Home > Arduino, CNC, Machining > Grbl: Proofing precision and accuracy

Grbl: Proofing precision and accuracy

After building the DIY Sherline CNC, I had asked myself the question: “How do I proof the CNC/grbl to make sure that everything machines correctly and to spec?” I posed this question to my friend Machinist Mike, and he quickly responded: “Machine a diamond-circle-square test block!” and awesomely generated a g-code program for me to immediately use.

The diamond-circle-square test block is an old school method to machine a set of known shapes and dimensions to gauge the accuracy and precision of a CNC mill. The diamond gauges how well and straight the CNC tracks diagonal cuts; the circle gauges the circularity of the cuts; and the square gauges the primary axes and perpendicularity. This test also will show the effects from backlash, if your machine is not square, smooth feeds from the surface finishes, among other things. Today there are new and better methods to gauge the accuracy and precision of a CNC machine, as the link shows, but for DIY’ers, the diamond-circle-square test is a plenty robust enough test.

The exact sizes and depths of the shapes do not particularly matter, just as long as the user knows what they are. I would recommend to create a large enough test block that is about as large as the parts you intend to machine. A large shape will tell you if you have problems in a certain area of travel. For me, the Sherline has about a 5″ Y-axis travel and the test block was sized to be about 2″x2″ with shape depths of 0.1″.

Also, Mike had noted that when machining with a mill without rigid anti-backlash ball screws, one should always conventional cut, opposed to climb cut (unless doing a finishing pass.) This is because the cutting forces with a conventional cut always push against the leadscrews in the direction of cutting travel. Where as, with climb cutting, the cutting forces push away from the leadscrews in the direction of cutting, causing the axes motion to rattle between the length of the backlash. This can effect precision and surface finish, as well as prematurely wear your lead screws.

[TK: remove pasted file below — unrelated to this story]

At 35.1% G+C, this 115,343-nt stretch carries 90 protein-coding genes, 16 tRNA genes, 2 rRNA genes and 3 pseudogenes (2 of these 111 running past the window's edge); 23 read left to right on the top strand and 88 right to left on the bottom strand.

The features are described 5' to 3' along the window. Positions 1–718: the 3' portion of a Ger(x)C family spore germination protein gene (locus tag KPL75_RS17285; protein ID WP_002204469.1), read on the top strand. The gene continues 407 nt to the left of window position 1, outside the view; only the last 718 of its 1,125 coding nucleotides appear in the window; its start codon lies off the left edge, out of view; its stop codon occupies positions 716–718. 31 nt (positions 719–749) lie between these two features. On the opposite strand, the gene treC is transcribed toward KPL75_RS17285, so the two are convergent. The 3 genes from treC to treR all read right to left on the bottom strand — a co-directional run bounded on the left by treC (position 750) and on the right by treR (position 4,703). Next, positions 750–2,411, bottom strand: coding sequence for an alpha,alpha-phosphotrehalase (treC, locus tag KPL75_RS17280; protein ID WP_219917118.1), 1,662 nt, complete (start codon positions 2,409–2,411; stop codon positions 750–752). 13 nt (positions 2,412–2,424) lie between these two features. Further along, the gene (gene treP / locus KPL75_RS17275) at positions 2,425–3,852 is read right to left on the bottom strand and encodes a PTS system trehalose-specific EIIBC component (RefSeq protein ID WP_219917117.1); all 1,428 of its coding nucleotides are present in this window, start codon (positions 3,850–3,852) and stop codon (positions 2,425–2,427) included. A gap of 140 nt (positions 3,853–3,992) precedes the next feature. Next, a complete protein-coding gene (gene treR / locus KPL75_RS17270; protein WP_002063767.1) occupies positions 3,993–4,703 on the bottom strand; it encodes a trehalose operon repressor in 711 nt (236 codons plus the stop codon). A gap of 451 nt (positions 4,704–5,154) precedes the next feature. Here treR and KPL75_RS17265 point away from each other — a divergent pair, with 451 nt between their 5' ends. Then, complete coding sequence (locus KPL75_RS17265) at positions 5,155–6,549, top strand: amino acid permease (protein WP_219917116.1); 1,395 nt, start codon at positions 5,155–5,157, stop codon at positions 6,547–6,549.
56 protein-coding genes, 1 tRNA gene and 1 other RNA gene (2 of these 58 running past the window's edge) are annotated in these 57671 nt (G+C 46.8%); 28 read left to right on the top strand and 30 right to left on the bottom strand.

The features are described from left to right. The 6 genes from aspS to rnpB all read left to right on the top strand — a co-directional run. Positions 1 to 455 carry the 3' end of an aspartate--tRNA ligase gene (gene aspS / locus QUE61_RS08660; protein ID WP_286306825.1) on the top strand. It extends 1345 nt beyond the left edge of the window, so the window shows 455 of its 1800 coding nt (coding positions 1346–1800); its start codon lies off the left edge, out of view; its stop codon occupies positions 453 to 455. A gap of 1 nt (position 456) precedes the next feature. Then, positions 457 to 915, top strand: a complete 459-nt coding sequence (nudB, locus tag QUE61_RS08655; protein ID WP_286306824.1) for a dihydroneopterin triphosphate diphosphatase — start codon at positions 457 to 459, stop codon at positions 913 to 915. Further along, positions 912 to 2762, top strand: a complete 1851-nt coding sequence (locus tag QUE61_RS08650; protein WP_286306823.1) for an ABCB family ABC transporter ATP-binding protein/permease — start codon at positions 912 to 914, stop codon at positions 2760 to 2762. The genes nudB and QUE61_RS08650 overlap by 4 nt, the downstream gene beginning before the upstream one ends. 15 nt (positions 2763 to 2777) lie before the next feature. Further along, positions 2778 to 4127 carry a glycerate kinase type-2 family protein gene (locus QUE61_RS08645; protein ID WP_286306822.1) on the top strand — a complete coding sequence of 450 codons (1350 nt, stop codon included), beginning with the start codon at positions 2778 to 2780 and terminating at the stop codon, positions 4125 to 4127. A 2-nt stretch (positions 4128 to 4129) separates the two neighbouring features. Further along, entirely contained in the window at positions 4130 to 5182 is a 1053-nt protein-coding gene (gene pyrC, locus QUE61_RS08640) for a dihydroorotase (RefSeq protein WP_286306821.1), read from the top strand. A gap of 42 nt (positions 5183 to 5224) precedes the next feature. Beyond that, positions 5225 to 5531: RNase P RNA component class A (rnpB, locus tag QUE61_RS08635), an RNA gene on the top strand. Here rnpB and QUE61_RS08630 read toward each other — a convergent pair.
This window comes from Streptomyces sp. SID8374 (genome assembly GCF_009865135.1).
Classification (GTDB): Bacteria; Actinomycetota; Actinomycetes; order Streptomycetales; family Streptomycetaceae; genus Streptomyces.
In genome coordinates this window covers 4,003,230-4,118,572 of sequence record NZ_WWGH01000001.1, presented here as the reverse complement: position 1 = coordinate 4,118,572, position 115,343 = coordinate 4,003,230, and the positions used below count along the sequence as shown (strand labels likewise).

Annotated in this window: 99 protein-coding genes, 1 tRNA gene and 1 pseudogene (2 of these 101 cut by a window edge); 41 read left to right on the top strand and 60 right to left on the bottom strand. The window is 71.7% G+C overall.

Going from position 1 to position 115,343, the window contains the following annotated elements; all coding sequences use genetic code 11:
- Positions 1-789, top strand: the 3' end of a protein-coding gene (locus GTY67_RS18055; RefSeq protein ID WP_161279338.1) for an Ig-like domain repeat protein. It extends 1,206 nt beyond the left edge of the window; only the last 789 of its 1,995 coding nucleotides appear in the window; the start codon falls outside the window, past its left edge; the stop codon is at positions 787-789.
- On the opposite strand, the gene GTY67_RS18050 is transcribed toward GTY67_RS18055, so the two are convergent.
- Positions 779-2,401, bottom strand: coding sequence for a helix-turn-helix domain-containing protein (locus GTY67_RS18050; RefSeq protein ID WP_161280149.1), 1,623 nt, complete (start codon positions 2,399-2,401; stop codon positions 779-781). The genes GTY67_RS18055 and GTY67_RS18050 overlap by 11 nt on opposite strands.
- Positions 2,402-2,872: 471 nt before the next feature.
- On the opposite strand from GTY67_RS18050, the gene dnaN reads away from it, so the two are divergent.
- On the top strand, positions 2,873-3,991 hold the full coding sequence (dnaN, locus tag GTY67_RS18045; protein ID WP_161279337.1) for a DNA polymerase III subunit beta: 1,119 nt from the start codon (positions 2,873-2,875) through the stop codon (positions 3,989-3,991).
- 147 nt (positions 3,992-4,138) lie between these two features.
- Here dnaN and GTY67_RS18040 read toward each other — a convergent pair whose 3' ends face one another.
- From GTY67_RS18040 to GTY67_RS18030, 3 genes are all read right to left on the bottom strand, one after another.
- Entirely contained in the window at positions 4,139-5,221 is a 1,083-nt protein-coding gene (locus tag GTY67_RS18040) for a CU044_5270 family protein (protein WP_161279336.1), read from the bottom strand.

Anyhow, a couple of weekends ago, Machinist Mike and I ran the g-code program with the new changes to my grbl fork. We ensured the Sherline anti-backlash nuts were nice and tight with a backlash of less than 0.001″. (The higher torque of my DIY CNC build allowed me to tighten up the anti-backlash nuts more than I would have with the OEM CNC.) We ran the program without any problems from start to finish.

I’m very happy to report that the surface finishes were excellent, the circularity and perpendicularily were also excellent, and all measured dimensions are within <= 0.001″ of the design dimensions. Meaning that grbl and the DIY Sherline CNC are good to go!

Categories: Arduino, CNC, Machining
  1. October 13, 2011 at 7:32 pm

    Great article! Wondering if you could post the gcode you used to do the test? I’d love to run it on the newest shapeoko and see how it pans out.

  2. October 13, 2011 at 11:01 pm

    Thanks Edward! The g-code program was generated to the specifics of my CNC mill, in terms of depth and radial cuts, cutter radius, feedrates, etc. It will not likely work with your ShapeOko router and take it beyond its limits. I would recommend generating your own to the specs of your machine. But, if you’d like, I can still post it for reference.
    Also, thanks for doing your blog! It was the original inspiration for me to pick up a mill and convert it to a CNC.

    • October 17, 2011 at 1:18 pm

      Sonny, can’t seem to find your email address anywhere on the blog, would you mind sending it to me? my first name at ed’s life daily dot commercial will get right to me.


  3. lamestllama
    January 12, 2012 at 1:52 am

    Hi Sonny, I have been looking for your email too. I am about to port grbl to the stm32 processor. I can do this by hacking away at your code and producing a fork for stm32 only or by refactoring so that the architecture dependent code is isolated. Would you be willing to incorporate such refactoring?


  4. January 12, 2012 at 3:41 am

    At the moment, I’m not looking to add support to multiple architectures until things have solidified in the grbl development…. at least with the edge version. I would think that it would become a nightmare quickly having to test for everything everytime there is a minor update. I’m pretty heavy in the code development to add a bunch of new features to grbl and it seems to be coming along pretty quickly now.
    Some people have written short scripts to modify the grbl codebase to make it compatible with their non-Arduino systems. They have also been sending me some tidbits on how to help them by making the code more compiler independent and portable. I’ll be glad to incorporate those for now.

    Probably the best way to get in contact with me is through github’s messaging. I’m under the username chamnit.

    • lamestllama
      January 12, 2012 at 4:49 am


      No problem Since I last posted I have already managed to get some motion control happening on the stm32. I suppose I will just have to track any bug fixes you include.

  5. david
    October 13, 2013 at 9:12 am

    you will need to move onto either ballscrew or planetary roller screw…

    leadscrew will wearout and cause backlash fast.

    at first it may be accurate, but soon it won’t be…

    • October 13, 2013 at 4:15 pm

      Not necessarily. As long as the lead screw nut is made of a material softer than the leadscrew, the nut will wear before the leadscrew will. This is why most thread-based leadscrews are made with steel while the nuts are brass. Brass is not nearly as hard as steel.